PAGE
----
Considered the first album to be recognized as a “Rock opera,” Tommy is celebrating its 40th with this all-star production featuring; Pete Townshend, Roger Daltrey, Rod Stewart, John Entwistle, Merry Clayton, Steve Winwood, Richie Havens, Richard Harris, Ringo Starr, Maggie Bell, Graham Bell and Sandy Denny.
Tommy was originally released in 1969 as the first concept album in the history of rock & roll and went straight to #2 in the UK charts. In 1972 entrepreneur Lou Reizner presented the concert version of Tommy backed up by The London Symphony Orchestra and Chambre Choir with guest appearances. The piece landed Pete Townshend’s support because he saw it as the realization of what he had visualized when he wrote the original piece, with multiple instruments in mind.
This release of Tommy was performed by a 100-piece orchestra and was one of the more elaborately conceived albums of its era. It became a gold record, selling in excess of 500,000 units. Tommy hits all digital stores next week, but is available one week early on iTunes, so grab it now!
San Francisco based rockers Tea Leaf Green are gearing up for a new live release that shows their softer, more stripped down side. Taking the stage without the aid of amplifiers is something the band enjoys doing so much, they invented themselves an alter-ego, cleverly dubbed “Coffee Bean Brown,” to channel their acoustic energies. The java will be brewed up strong on June 2nd when the group unveils Coffee Bean Brown Comes Alive on their own Tea Leaf Green Partnership imprint. A more intimate sound than their fans may be used to, the live release features the four-piece experimenting with acoustic guitars, piano, banjo, cello, mandolin and more.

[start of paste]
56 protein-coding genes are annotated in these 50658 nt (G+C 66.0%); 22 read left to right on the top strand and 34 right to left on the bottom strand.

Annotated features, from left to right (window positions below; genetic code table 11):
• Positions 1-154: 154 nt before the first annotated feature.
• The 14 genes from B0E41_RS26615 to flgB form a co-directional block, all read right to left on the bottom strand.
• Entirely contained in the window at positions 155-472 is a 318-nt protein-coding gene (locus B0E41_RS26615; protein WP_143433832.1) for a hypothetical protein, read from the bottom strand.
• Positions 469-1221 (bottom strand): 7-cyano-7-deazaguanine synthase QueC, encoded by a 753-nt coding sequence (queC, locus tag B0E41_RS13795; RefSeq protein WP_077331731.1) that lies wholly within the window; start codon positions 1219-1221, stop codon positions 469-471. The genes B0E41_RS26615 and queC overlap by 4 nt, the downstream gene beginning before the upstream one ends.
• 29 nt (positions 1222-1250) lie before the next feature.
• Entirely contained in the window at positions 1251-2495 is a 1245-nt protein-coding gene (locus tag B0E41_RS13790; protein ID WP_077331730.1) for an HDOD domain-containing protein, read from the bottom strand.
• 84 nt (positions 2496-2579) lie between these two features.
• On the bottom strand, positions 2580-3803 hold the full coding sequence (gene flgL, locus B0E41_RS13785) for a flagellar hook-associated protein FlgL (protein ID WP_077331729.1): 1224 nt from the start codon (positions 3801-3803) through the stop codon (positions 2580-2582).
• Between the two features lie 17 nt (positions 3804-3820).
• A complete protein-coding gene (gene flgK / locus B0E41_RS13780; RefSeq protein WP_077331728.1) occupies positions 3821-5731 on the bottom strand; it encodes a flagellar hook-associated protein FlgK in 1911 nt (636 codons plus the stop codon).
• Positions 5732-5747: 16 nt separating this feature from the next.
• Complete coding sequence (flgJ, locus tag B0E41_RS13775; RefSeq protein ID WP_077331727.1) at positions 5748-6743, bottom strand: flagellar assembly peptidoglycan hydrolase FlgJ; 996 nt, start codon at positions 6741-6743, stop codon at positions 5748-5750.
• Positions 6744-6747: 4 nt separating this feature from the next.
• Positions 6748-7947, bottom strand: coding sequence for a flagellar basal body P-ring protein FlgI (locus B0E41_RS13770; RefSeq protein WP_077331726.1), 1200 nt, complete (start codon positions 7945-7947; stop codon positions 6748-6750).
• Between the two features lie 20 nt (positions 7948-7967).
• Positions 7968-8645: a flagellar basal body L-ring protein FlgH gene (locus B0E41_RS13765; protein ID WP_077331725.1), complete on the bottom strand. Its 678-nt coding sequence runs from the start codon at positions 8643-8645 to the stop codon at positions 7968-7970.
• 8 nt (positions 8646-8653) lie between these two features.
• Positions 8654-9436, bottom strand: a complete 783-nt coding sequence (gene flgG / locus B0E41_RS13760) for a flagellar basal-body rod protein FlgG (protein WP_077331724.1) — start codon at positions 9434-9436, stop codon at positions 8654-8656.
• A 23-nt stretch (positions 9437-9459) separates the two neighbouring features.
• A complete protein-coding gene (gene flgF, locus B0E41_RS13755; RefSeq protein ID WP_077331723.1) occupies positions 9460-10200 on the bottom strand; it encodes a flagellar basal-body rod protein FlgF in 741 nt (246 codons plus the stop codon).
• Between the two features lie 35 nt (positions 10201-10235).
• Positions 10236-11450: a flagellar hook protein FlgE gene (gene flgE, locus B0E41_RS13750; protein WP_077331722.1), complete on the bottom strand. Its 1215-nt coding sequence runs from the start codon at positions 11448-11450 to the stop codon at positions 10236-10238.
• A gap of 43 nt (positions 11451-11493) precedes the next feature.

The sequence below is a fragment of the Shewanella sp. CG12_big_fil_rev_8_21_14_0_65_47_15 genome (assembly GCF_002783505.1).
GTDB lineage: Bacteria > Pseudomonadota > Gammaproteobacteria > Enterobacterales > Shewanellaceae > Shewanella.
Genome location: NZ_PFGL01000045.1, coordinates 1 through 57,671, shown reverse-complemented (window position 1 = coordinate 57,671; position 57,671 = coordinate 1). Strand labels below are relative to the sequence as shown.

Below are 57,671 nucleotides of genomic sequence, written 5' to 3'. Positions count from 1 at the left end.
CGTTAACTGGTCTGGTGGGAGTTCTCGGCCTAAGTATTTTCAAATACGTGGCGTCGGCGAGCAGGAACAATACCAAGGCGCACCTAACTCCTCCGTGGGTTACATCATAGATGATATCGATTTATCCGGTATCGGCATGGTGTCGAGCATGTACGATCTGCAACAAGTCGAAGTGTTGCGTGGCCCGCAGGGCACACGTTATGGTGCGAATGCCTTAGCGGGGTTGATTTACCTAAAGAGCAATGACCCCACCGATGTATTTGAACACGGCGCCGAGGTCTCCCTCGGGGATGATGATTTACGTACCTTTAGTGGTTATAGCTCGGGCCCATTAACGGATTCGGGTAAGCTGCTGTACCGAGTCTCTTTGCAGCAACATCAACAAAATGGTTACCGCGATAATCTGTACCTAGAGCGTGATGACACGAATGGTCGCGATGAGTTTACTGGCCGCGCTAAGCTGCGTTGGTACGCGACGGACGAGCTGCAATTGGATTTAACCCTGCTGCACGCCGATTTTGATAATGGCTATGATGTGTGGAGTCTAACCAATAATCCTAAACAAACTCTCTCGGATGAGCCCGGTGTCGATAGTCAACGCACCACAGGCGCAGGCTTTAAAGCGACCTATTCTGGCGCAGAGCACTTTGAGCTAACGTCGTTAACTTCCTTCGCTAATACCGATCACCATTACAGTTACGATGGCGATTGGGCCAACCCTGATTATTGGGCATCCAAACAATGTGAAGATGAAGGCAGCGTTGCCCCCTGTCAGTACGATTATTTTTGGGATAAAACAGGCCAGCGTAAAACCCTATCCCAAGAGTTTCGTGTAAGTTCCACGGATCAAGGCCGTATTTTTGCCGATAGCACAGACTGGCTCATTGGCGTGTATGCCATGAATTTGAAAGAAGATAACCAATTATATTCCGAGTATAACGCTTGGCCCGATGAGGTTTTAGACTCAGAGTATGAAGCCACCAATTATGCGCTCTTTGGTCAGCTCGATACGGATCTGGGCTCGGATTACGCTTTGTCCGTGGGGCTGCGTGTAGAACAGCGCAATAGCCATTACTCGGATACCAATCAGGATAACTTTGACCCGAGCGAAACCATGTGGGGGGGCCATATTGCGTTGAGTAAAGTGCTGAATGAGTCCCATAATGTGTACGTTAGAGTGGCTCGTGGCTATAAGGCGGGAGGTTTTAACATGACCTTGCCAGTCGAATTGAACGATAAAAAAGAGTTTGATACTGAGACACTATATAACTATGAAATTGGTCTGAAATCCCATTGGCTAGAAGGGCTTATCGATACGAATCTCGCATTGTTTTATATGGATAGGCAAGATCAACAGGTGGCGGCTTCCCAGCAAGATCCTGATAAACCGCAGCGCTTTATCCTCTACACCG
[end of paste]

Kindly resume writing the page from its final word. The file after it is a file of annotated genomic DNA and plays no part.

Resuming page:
The group has released five studio albums since their formation in 1997, but they’re primarily known for their energetic live performances which have garnered them a devout following. Tea Leaf Green’s sound is heavily influenced by seventies rock and prog, but with a modern twist, and is best when freshly served up on stage. Recorded at NYC’s now defunct East Village venue Mo Pitkins, Coffee Bean Brown Comes Alive documents a different side of the fun loving group, for fans and newcomers alike who are eager to hear the band at their roots.